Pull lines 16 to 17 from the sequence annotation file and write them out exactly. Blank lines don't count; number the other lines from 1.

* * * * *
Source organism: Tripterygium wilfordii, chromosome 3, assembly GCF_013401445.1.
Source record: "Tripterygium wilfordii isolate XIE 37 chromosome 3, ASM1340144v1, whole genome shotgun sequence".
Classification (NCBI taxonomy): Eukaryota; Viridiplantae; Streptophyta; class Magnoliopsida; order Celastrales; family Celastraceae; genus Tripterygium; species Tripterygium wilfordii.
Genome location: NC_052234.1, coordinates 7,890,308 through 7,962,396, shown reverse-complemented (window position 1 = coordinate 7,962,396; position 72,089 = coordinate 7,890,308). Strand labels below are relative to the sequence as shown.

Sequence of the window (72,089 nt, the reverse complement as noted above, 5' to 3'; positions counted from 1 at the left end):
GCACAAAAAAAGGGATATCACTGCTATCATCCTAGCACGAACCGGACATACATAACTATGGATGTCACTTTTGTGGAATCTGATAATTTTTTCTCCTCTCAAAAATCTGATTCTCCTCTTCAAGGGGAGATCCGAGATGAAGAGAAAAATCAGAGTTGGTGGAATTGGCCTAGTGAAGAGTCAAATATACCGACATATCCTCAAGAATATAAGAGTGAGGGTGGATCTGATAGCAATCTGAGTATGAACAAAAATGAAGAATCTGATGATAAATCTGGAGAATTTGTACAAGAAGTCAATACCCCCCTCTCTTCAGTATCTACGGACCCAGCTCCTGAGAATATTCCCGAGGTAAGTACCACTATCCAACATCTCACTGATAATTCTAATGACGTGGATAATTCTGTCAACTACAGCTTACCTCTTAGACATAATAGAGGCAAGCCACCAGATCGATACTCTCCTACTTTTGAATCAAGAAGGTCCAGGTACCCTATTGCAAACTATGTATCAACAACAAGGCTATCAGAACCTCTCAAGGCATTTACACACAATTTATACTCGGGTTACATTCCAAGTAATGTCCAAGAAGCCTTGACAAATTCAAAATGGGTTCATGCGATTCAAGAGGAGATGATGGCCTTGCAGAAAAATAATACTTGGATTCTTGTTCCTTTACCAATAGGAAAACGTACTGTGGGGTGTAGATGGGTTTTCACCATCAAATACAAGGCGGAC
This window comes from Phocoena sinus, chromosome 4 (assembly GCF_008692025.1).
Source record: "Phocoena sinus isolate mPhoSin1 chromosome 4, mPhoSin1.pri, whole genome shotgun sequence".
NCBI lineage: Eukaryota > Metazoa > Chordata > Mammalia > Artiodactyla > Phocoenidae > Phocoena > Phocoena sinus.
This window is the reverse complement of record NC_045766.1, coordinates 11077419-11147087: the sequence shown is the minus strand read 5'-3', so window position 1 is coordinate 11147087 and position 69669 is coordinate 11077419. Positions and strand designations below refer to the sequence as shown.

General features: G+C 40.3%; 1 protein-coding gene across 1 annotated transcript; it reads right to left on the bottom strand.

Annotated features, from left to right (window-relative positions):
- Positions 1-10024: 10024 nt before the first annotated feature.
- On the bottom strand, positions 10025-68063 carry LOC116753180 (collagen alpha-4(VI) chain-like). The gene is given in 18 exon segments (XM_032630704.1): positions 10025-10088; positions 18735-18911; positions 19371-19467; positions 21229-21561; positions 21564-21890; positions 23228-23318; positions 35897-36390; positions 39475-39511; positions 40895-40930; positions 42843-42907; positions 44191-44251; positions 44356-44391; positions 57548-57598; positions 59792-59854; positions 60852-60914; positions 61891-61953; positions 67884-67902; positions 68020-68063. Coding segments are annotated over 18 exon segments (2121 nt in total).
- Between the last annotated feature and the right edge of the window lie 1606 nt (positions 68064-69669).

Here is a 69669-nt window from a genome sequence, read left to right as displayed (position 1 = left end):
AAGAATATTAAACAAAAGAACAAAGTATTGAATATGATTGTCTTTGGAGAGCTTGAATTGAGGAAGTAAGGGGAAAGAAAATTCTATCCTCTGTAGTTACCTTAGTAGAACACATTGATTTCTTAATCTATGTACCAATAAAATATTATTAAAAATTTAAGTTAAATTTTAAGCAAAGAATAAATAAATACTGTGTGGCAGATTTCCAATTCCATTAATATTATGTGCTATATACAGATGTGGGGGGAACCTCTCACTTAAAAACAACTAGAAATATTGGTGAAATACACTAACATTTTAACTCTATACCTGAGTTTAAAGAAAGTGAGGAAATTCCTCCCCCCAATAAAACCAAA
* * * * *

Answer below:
Here is a 69669-nt window from a genome sequence, read left to right as displayed (position 1 = left end):
AAGAATATTAAACAAAAGAACAAAGTATTGAATATGATTGTCTTTGGAGAGCTTGAATTGAGGAAGTAAGGGGAAAGAAAATTCTATCCTCTGTAGTTACCTTAGTAGAACACATTGATTTCTTAATCTATGTACCAATAAAATATTATTAAAAATTTAAGTTAAATTTTAAGCAAAGAATAAATAAATACTGTGTGGCAGATTTCCAATTCCATTAATATTATGTGCTATATACAGATGTGGGGGGAACCTCTCACTTAAAAACAACTAGAAATATTGGTGAAATACACTAACATTTTAACTCTATACCTGAGTTTAAAGAAAGTGAGGAAATTCCTCCCCCCAATAAAACCAAA